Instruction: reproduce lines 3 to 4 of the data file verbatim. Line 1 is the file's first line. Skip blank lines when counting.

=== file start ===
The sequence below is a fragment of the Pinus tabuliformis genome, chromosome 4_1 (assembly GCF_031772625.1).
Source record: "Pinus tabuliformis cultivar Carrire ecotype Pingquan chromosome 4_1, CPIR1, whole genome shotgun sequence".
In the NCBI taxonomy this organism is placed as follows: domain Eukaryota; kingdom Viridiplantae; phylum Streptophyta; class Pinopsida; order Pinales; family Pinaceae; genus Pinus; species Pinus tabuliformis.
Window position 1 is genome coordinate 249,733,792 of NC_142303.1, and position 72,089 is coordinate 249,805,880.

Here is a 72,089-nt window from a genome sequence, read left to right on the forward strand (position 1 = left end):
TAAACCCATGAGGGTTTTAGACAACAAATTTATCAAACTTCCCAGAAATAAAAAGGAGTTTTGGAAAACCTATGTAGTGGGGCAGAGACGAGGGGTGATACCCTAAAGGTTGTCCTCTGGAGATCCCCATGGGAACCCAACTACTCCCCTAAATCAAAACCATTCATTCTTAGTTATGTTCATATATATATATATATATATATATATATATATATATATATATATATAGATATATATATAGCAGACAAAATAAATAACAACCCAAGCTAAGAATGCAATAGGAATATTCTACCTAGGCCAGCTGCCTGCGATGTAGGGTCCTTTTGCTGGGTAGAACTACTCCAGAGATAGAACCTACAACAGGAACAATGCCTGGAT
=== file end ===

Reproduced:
In the NCBI taxonomy this organism is placed as follows: domain Eukaryota; kingdom Viridiplantae; phylum Streptophyta; class Pinopsida; order Pinales; family Pinaceae; genus Pinus; species Pinus tabuliformis.
Window position 1 is genome coordinate 249,733,792 of NC_142303.1, and position 72,089 is coordinate 249,805,880.